Veteran Connection: April is National Stress Awareness Month

In the Disney movie "Anastasia," Bartok, the bat, tells his master and friend “Stress — it’s a killer, sir.” His friend was upset over his failed plan. 

Stress is natural defense and is essential for survival. The body responds to stress by releasing hormones so it will return to normal. Stress can be good for you. It can help you meet an important deadline or manage a serious situation.

However, too much of a good thing is still too much. If stress is not managed it can lead to chronic stress and increase the risk of health problems.

Chronic stress can lower your immune system and make you more susceptible to physical illness. It increases your risk of cardiovascular disease by elevating blood pressure.

Some signs of chronic stress include acne, skin irritations, migraines, and hair loss. According to a Harvard study, stress plays a role with your food choices. Unmanaged stress releases the cortisol hormone that increases your appetite. Your cravings tend to be unhealthy foods loaded with fat and sugar.

Managing stress is important to improve your risk of chronic illness and boost your immunity.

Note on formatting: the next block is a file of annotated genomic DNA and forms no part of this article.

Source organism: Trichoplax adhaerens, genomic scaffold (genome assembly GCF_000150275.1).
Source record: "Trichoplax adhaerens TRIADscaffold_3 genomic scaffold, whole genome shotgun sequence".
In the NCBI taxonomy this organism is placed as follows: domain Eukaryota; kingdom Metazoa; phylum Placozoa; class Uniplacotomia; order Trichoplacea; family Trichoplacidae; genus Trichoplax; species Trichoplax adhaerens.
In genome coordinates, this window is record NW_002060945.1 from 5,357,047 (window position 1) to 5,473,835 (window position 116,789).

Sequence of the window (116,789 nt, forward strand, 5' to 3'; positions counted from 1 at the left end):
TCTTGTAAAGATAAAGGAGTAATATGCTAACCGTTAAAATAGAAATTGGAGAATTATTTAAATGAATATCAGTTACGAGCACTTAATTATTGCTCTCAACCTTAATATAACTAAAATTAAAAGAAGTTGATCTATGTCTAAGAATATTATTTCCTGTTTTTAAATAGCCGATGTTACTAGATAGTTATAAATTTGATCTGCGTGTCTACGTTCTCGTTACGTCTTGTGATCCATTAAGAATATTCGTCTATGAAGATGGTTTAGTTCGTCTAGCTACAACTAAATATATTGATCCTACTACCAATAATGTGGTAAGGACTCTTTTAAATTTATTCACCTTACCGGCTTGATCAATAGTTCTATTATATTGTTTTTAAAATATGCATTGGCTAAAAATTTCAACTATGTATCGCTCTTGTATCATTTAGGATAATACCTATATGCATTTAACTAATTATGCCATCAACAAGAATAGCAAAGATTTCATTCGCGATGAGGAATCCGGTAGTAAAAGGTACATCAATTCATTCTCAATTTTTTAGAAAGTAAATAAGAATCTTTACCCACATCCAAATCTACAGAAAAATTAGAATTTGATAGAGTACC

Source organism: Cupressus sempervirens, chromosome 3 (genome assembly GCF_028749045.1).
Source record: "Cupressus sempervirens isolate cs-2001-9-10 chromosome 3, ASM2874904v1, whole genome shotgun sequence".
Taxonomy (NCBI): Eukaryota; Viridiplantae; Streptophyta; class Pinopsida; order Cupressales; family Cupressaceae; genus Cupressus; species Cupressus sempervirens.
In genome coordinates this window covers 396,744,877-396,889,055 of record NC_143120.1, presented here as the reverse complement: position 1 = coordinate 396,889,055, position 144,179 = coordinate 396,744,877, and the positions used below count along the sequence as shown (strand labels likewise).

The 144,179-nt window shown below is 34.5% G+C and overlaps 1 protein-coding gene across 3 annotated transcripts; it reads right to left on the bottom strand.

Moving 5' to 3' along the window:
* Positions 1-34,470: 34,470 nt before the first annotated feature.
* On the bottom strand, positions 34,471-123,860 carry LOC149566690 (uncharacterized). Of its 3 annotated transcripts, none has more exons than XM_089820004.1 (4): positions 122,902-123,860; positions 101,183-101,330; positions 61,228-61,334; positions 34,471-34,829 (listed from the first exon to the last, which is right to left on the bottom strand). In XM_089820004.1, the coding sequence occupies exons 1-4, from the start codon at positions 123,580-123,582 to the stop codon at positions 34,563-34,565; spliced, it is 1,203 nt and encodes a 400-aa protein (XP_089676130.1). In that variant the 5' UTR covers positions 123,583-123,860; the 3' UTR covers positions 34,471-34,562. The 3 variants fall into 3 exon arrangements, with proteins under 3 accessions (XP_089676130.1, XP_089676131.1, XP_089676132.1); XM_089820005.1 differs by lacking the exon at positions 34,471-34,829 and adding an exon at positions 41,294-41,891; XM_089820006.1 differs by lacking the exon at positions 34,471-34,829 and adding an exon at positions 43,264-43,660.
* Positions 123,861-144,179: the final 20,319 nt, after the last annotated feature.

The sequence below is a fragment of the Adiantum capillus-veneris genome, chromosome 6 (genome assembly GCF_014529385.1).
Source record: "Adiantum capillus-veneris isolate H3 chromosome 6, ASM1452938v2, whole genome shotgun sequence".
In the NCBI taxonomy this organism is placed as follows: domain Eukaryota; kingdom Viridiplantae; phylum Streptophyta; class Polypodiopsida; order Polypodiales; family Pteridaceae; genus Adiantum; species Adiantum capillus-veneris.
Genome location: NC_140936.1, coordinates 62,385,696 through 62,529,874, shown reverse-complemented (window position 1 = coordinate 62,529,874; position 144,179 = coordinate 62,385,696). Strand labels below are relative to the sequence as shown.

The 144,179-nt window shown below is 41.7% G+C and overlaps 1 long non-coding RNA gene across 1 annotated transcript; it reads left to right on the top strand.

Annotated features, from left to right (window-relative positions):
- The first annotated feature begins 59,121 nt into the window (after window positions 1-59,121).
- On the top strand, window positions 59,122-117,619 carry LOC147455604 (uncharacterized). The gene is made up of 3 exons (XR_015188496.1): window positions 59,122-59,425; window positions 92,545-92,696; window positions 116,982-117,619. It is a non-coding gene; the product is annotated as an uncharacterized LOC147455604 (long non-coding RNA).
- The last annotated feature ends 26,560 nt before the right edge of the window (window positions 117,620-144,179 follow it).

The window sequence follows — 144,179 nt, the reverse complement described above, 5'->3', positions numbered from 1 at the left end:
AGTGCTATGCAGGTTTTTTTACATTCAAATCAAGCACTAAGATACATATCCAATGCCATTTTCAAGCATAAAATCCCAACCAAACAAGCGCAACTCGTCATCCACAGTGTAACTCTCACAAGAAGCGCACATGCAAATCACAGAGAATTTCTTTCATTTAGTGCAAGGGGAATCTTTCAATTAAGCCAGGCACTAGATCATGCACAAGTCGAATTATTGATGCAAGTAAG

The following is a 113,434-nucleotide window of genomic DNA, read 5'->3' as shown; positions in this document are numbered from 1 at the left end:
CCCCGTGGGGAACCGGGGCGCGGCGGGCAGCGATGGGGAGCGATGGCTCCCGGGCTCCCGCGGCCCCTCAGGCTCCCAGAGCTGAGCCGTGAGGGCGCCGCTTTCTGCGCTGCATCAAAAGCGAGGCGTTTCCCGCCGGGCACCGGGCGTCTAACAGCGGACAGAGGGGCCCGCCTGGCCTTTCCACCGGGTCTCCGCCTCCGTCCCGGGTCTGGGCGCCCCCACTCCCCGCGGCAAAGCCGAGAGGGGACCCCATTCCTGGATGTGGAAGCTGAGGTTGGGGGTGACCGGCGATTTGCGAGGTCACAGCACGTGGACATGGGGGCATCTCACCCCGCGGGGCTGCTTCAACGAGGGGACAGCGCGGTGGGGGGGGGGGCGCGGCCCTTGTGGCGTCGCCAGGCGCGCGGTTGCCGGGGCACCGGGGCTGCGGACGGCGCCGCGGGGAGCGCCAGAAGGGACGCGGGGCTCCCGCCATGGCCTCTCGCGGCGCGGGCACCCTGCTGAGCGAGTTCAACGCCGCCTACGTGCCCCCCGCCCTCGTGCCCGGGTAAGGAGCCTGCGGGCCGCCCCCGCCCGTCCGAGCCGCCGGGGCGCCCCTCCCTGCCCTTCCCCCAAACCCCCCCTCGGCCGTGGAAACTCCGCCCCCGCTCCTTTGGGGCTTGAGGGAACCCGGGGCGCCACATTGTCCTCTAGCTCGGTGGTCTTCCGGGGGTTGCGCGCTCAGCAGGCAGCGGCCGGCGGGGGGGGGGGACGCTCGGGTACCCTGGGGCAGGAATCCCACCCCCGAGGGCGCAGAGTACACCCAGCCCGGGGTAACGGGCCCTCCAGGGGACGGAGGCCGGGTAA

Managing stress tips:

• Relaxing techniques. Meditation and breathing exercises can reduce stress by sending a message to your brain to calm down and relax.

• Exercise releases endorphins and reduces the negative effects of stress.

• Socializing with friends and/or family can reduce stress by decreasing anxiety levels and directs our energy outward rather than inward.

• Getting a good night's sleep. Inadequate sleep increases risk of higher stress levels, sleep apnea, and lead to physical and mental health problems.

• Choosing healthier snacks when stressed and finding strategies to help replace stress eating can decrease risk of weight gain.

• Seek help. A counselor can provide ways to manage stress and anxiety.

• A dietitian can help with stress by providing guidelines to promote a healthier lifestyle.

The Veterans Health Administration’s Whole Health website (https://www.va.gov/wholehealth) provides resources for veterans to reduce stress in their life.

Contact an outpatient dietitian (Registered Dietitian Nutritionist-RDN) to help you create a healthier lifestyle that can help reduce stress while decreasing the risk of health problems.

We are here to support you while you make changes. We can also help provide resources and walk beside you on your journey to a better you.

In the end, Bartok’s plan fails and he dies. Stress can be a killer. Managing stress can save your life.

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